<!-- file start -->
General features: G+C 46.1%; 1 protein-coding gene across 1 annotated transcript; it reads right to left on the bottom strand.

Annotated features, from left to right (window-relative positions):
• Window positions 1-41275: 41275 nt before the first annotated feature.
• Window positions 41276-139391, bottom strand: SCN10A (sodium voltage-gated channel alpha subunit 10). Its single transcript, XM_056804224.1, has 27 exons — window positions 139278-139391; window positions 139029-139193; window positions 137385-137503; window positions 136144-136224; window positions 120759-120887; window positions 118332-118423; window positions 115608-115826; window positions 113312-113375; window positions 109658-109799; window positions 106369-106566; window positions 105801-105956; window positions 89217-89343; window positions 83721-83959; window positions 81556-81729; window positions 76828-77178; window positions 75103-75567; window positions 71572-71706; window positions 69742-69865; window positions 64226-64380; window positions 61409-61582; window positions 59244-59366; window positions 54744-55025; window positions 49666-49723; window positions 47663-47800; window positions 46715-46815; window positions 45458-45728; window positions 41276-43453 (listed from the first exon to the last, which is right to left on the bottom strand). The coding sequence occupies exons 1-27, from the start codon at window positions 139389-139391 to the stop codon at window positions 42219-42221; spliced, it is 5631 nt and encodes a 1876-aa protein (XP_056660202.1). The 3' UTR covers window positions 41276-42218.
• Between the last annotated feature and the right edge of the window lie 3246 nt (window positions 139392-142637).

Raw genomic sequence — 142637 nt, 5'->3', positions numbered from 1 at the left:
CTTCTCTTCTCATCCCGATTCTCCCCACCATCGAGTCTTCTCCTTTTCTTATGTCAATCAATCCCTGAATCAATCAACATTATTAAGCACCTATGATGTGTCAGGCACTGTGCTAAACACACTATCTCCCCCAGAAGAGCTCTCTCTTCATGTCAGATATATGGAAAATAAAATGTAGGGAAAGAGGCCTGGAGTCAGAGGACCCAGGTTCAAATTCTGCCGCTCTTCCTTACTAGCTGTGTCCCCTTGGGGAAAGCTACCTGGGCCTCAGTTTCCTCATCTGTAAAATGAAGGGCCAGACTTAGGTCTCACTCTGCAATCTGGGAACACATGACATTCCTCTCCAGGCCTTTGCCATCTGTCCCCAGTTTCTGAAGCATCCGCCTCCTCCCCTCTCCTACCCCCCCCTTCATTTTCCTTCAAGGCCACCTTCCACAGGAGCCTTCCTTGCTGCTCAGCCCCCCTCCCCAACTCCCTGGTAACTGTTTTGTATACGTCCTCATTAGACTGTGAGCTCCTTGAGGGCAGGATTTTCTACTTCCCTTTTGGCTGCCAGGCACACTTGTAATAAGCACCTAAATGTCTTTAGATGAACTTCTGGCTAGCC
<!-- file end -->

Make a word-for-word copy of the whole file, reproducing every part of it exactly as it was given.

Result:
General features: G+C 46.1%; 1 protein-coding gene across 1 annotated transcript; it reads right to left on the bottom strand.

Annotated features, from left to right (window-relative positions):
• Window positions 1-41275: 41275 nt before the first annotated feature.
• Window positions 41276-139391, bottom strand: SCN10A (sodium voltage-gated channel alpha subunit 10). Its single transcript, XM_056804224.1, has 27 exons — window positions 139278-139391; window positions 139029-139193; window positions 137385-137503; window positions 136144-136224; window positions 120759-120887; window positions 118332-118423; window positions 115608-115826; window positions 113312-113375; window positions 109658-109799; window positions 106369-106566; window positions 105801-105956; window positions 89217-89343; window positions 83721-83959; window positions 81556-81729; window positions 76828-77178; window positions 75103-75567; window positions 71572-71706; window positions 69742-69865; window positions 64226-64380; window positions 61409-61582; window positions 59244-59366; window positions 54744-55025; window positions 49666-49723; window positions 47663-47800; window positions 46715-46815; window positions 45458-45728; window positions 41276-43453 (listed from the first exon to the last, which is right to left on the bottom strand). The coding sequence occupies exons 1-27, from the start codon at window positions 139389-139391 to the stop codon at window positions 42219-42221; spliced, it is 5631 nt and encodes a 1876-aa protein (XP_056660202.1). The 3' UTR covers window positions 41276-42218.
• Between the last annotated feature and the right edge of the window lie 3246 nt (window positions 139392-142637).

Raw genomic sequence — 142637 nt, 5'->3', positions numbered from 1 at the left:
CTTCTCTTCTCATCCCGATTCTCCCCACCATCGAGTCTTCTCCTTTTCTTATGTCAATCAATCCCTGAATCAATCAACATTATTAAGCACCTATGATGTGTCAGGCACTGTGCTAAACACACTATCTCCCCCAGAAGAGCTCTCTCTTCATGTCAGATATATGGAAAATAAAATGTAGGGAAAGAGGCCTGGAGTCAGAGGACCCAGGTTCAAATTCTGCCGCTCTTCCTTACTAGCTGTGTCCCCTTGGGGAAAGCTACCTGGGCCTCAGTTTCCTCATCTGTAAAATGAAGGGCCAGACTTAGGTCTCACTCTGCAATCTGGGAACACATGACATTCCTCTCCAGGCCTTTGCCATCTGTCCCCAGTTTCTGAAGCATCCGCCTCCTCCCCTCTCCTACCCCCCCCTTCATTTTCCTTCAAGGCCACCTTCCACAGGAGCCTTCCTTGCTGCTCAGCCCCCCTCCCCAACTCCCTGGTAACTGTTTTGTATACGTCCTCATTAGACTGTGAGCTCCTTGAGGGCAGGATTTTCTACTTCCCTTTTGGCTGCCAGGCACACTTGTAATAAGCACCTAAATGTCTTTAGATGAACTTCTGGCTAGCC